SEOUL, South Korea — South Korea's government said Wednesday it will tackle massive debts at inefficient state-owned companies by ending lax management and cutting excessive perks for workers.
The Ministry of Finance said the companies should also come up with their own measures to reduce debt and chief executives could be sacked if they don't go far enough. The $468 billion owed by state companies is greater than South Korea's government debt.
"State-owned companies' debts and lax management problems are becoming huge risks for South Korea's economy," Finance Minister Hyun Oh-seok said at a press conference. "This is not an end of reform, but the start."
South Korean government debt is relatively low at about 35 percent of gross domestic product. But state companies piled on debt during Lee Myung-bak's 2008-2013 presidency, when they were required to take on big ticket projects for the government. Some, such as utilities, have difficulty boosting revenue because their charges are kept at low levels to control the cost of living.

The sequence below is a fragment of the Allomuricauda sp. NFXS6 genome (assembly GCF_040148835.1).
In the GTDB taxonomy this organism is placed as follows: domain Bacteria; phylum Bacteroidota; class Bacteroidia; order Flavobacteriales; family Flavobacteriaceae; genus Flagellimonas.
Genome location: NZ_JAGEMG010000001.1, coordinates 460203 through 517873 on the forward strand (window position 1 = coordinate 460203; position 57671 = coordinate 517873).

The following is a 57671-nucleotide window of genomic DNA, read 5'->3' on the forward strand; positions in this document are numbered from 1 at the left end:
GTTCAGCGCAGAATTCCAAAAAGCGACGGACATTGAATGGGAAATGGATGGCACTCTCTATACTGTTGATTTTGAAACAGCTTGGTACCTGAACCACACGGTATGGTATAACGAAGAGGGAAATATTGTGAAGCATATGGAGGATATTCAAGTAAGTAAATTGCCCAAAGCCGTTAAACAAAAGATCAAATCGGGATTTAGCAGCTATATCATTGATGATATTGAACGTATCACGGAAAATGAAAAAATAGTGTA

The finance ministry said any restructuring at state companies would not include layoffs, a remark aimed at soothing concerns from unions. It also ruled out privatizing state companies that serve a crucial public need.
The measures announced Wednesday aimed to reduce debt at state companies to 200 percent of their equity value from 230 percent by 2017.
The shakeup of state companies comes as thousands of rail workers walked off the job for a third day to protest the government's establishment of a new bullet train operator.
Unions say it will pave the way for the sale of the rail monopoly to private investors. The government said its changes will introduce competition and are crucial because the rail operator has been losing some 500 billion won ($475 million) every year and has 14.3 trillion won ($13.6 billion) in debt.
The Korea Institute of Public Finance said in a report that the government should use its budget or the profits of state companies for major projects rather than borrowing by the companies.
State firms have invested in energy overseas, helped build a new administrative city to house South Korean government agencies and spent billions of dollars in a contentious effort to rehabilitate rivers.